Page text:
And he is something special. No matter what happens, it's not going to change my perception of him. It doesn't matter to me where he finishes across that finish line in Baltimore. I care more about how a horse is impacting other horses and how they're handling situational chaos then I do where they cross the finish line. In my opinion, Zenyatta, psychologically, is undefeated. She may have had that one hair-loss, but mentally she was never beaten, and that's what stands out to me.
So, I assume, then, you think Orb has a good chance of winning the Triple Crown?
I do. I'm not here to predict the future, but what I will predict is that he will run to the best of his ability and if that's what gets him across the finish line first, then that's great, but I do think he has the tools.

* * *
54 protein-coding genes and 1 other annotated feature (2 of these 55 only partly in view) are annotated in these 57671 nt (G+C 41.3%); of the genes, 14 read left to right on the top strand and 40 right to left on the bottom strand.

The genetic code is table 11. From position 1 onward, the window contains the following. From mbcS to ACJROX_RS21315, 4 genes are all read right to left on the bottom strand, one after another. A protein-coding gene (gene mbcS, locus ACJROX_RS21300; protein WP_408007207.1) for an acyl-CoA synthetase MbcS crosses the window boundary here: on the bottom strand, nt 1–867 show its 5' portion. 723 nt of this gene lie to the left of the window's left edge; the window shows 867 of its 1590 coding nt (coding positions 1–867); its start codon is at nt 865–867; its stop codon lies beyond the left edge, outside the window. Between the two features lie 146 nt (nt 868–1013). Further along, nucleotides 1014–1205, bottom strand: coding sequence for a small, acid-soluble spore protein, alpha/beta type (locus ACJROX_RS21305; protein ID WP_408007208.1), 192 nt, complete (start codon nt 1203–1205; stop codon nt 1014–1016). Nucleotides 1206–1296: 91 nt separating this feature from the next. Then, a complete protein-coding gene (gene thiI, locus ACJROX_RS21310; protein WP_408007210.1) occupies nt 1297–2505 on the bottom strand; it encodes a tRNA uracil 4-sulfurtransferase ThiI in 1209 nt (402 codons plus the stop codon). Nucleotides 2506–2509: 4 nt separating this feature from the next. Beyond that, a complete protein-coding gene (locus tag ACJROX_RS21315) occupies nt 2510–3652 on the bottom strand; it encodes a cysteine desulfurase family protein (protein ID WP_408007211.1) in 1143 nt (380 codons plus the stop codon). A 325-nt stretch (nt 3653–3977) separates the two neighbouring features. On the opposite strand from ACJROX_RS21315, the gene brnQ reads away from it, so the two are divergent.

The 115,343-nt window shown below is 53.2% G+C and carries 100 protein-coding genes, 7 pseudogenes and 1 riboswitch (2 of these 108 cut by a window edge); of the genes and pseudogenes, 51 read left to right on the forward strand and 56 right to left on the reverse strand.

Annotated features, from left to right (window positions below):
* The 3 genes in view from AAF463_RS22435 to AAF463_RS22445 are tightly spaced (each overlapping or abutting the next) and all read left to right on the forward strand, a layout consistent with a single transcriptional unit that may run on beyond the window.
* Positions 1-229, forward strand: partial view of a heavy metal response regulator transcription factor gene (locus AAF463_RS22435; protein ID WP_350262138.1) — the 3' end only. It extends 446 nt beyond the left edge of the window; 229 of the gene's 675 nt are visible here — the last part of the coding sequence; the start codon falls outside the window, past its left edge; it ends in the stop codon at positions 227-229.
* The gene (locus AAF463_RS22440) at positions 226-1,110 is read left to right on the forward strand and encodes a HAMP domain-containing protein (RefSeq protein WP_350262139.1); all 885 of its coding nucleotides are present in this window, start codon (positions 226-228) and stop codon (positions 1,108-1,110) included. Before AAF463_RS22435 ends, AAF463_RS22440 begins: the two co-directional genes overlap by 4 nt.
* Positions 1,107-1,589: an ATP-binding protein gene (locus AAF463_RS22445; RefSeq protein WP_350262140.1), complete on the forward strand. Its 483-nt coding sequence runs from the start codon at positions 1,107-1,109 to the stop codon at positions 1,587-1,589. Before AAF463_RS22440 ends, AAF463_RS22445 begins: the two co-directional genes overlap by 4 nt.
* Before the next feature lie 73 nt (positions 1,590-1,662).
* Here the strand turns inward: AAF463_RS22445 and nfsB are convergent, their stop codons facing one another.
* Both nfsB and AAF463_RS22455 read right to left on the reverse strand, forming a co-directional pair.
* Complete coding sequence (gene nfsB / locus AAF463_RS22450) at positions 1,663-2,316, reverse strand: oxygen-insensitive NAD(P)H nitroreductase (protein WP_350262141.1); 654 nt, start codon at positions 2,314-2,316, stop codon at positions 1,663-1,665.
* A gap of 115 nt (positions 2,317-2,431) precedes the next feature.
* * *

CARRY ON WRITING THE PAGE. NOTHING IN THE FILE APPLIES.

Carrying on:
Did anyone else stand out to you in the Derby?
To me, Revolutionary ran the way I thought he may run personally, based on the competition. I still have a spot in my heart for a horse like Normandy Invasion because he does so many things well. My concern with Normandy Invasion was, if he had to burn too much on the individual dynamic early in the race, I thought it might compromise him. If he stays out of trouble and can have that one power move at the end… I still believe in that horse. I still believe in a horse like Verrazano.
But you know, some of these horses that you see are very dependent upon the trip and how often do we see that? The horses that are in the top 15%, which usually in a Grade 2, Grade 3, they're going to clean house, but when they get up in competition, things get compromised and they need to have a consistent and methodical trip that they're comfortable with. But a horse like Orb, I don't necessarily think there is a perfect trip for him as far as having to have it because I think he makes his own trip.